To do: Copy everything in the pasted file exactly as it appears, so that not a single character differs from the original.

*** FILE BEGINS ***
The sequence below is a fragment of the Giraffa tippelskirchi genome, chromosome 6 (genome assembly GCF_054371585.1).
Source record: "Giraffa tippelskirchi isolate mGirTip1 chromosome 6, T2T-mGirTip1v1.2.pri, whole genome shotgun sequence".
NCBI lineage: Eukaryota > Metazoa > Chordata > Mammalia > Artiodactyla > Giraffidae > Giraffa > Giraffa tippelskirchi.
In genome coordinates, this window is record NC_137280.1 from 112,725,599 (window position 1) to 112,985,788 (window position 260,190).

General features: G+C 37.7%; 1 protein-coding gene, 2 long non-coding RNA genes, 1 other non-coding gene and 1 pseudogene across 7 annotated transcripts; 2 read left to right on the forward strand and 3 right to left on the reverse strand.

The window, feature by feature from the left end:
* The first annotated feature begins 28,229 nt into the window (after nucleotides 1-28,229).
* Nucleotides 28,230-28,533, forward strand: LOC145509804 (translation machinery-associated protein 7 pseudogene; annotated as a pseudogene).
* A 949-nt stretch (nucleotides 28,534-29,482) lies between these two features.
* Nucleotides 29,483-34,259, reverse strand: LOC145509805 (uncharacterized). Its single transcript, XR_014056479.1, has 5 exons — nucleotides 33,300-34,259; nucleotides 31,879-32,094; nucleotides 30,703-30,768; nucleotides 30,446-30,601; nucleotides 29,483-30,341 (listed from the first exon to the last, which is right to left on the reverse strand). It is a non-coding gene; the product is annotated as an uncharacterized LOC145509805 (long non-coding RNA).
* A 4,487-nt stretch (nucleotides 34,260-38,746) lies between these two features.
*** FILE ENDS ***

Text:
The sequence below is a fragment of the Giraffa tippelskirchi genome, chromosome 6 (genome assembly GCF_054371585.1).
Source record: "Giraffa tippelskirchi isolate mGirTip1 chromosome 6, T2T-mGirTip1v1.2.pri, whole genome shotgun sequence".
NCBI lineage: Eukaryota > Metazoa > Chordata > Mammalia > Artiodactyla > Giraffidae > Giraffa > Giraffa tippelskirchi.
In genome coordinates, this window is record NC_137280.1 from 112,725,599 (window position 1) to 112,985,788 (window position 260,190).

General features: G+C 37.7%; 1 protein-coding gene, 2 long non-coding RNA genes, 1 other non-coding gene and 1 pseudogene across 7 annotated transcripts; 2 read left to right on the forward strand and 3 right to left on the reverse strand.

The window, feature by feature from the left end:
* The first annotated feature begins 28,229 nt into the window (after nucleotides 1-28,229).
* Nucleotides 28,230-28,533, forward strand: LOC145509804 (translation machinery-associated protein 7 pseudogene; annotated as a pseudogene).
* A 949-nt stretch (nucleotides 28,534-29,482) lies between these two features.
* Nucleotides 29,483-34,259, reverse strand: LOC145509805 (uncharacterized). Its single transcript, XR_014056479.1, has 5 exons — nucleotides 33,300-34,259; nucleotides 31,879-32,094; nucleotides 30,703-30,768; nucleotides 30,446-30,601; nucleotides 29,483-30,341 (listed from the first exon to the last, which is right to left on the reverse strand). It is a non-coding gene; the product is annotated as an uncharacterized LOC145509805 (long non-coding RNA).
* A 4,487-nt stretch (nucleotides 34,260-38,746) lies between these two features.